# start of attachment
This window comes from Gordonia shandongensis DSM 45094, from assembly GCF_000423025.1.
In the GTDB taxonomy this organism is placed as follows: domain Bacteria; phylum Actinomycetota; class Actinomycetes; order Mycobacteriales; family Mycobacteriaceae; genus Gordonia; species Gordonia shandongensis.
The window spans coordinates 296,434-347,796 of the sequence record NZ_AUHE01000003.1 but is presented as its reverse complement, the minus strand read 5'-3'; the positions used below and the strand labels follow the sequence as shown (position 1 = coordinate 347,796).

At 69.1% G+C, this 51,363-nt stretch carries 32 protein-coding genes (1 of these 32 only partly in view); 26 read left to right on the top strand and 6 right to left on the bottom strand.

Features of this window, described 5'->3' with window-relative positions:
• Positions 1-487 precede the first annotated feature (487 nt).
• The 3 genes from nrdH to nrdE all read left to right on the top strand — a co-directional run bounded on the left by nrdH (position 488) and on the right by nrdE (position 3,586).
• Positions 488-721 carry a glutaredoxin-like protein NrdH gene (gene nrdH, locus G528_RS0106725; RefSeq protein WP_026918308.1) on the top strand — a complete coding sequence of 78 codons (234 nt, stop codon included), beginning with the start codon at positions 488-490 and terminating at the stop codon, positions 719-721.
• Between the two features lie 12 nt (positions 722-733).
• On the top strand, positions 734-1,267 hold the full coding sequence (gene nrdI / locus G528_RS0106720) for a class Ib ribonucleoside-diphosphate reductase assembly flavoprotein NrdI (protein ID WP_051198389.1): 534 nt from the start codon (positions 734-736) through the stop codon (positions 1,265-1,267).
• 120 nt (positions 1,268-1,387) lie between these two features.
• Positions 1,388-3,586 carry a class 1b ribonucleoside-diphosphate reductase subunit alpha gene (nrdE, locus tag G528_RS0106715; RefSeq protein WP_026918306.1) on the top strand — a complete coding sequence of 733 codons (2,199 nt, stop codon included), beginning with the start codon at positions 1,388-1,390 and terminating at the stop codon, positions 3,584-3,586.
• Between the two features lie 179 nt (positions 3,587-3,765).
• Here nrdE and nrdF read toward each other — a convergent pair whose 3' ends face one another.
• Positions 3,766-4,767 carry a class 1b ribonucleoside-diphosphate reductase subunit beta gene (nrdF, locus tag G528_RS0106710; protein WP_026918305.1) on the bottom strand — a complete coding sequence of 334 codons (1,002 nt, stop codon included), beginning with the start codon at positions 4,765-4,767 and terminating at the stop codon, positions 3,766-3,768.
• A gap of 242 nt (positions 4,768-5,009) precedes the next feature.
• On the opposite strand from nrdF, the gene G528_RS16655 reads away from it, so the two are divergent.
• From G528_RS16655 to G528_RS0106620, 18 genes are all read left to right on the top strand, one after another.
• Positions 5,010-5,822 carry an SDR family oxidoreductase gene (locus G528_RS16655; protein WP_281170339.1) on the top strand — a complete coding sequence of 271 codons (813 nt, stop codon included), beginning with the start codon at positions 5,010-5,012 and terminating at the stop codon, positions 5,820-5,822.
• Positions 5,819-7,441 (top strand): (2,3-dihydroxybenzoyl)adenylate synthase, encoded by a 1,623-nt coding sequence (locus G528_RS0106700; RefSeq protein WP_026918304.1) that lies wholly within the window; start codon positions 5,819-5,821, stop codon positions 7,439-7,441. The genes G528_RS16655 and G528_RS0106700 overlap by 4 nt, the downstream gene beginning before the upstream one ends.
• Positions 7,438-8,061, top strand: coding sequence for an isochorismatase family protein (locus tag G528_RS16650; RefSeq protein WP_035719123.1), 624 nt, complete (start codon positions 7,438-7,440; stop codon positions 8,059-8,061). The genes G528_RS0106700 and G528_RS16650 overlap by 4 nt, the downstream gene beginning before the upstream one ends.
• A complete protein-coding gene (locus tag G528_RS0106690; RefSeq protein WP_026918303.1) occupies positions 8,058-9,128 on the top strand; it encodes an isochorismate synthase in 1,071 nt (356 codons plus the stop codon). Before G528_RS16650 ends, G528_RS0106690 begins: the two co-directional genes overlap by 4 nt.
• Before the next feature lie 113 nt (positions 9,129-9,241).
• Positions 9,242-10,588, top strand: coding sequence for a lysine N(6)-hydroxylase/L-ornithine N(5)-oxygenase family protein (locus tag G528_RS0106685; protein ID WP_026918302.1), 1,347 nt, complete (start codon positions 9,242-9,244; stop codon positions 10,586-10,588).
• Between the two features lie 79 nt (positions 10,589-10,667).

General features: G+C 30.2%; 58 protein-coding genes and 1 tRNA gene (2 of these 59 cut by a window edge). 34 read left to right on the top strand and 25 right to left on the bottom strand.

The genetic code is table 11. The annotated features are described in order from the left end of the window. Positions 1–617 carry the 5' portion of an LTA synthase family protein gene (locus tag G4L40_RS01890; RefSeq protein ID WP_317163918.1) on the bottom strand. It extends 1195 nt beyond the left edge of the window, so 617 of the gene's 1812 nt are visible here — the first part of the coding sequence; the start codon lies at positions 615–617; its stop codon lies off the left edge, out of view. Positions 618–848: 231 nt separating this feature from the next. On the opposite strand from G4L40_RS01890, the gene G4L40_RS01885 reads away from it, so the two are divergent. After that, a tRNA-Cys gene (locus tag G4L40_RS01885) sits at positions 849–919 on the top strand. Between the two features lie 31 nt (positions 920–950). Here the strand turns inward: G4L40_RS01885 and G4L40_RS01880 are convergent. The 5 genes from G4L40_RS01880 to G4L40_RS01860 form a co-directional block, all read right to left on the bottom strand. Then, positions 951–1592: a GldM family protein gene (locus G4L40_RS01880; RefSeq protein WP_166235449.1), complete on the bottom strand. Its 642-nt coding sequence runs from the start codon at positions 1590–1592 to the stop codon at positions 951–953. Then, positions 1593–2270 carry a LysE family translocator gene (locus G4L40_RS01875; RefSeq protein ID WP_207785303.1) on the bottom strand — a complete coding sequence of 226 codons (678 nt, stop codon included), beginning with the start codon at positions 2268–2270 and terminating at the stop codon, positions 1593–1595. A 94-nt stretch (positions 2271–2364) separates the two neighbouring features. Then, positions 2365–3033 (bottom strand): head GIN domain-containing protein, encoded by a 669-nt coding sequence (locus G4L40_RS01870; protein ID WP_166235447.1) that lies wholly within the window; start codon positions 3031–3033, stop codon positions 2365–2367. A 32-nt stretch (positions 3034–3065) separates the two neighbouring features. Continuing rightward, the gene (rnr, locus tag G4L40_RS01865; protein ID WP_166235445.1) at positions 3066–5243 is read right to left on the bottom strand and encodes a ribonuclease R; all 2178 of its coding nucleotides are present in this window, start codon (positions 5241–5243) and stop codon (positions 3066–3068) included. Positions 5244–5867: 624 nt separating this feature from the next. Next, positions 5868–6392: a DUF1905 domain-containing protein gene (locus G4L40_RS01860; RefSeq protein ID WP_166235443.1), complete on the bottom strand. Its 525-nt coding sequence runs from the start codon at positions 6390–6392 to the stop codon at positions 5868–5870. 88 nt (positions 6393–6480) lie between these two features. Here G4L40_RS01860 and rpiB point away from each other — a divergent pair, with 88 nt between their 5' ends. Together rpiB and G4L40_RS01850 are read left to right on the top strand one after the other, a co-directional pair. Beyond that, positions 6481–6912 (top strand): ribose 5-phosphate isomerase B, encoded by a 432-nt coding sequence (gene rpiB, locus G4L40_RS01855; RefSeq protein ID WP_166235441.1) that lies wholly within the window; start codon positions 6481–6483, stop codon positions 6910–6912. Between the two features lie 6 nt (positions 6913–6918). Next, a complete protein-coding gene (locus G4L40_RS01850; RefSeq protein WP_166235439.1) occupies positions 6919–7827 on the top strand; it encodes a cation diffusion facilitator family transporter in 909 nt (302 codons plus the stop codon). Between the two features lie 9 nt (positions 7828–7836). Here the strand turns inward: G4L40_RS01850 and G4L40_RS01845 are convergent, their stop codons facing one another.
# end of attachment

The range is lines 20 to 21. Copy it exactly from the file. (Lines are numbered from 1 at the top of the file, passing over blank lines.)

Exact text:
• Positions 5,819-7,441 (top strand): (2,3-dihydroxybenzoyl)adenylate synthase, encoded by a 1,623-nt coding sequence (locus G528_RS0106700; RefSeq protein WP_026918304.1) that lies wholly within the window; start codon positions 5,819-5,821, stop codon positions 7,439-7,441. The genes G528_RS16655 and G528_RS0106700 overlap by 4 nt, the downstream gene beginning before the upstream one ends.
• Positions 7,438-8,061, top strand: coding sequence for an isochorismatase family protein (locus tag G528_RS16650; RefSeq protein WP_035719123.1), 624 nt, complete (start codon positions 7,438-7,440; stop codon positions 8,059-8,061). The genes G528_RS0106700 and G528_RS16650 overlap by 4 nt, the downstream gene beginning before the upstream one ends.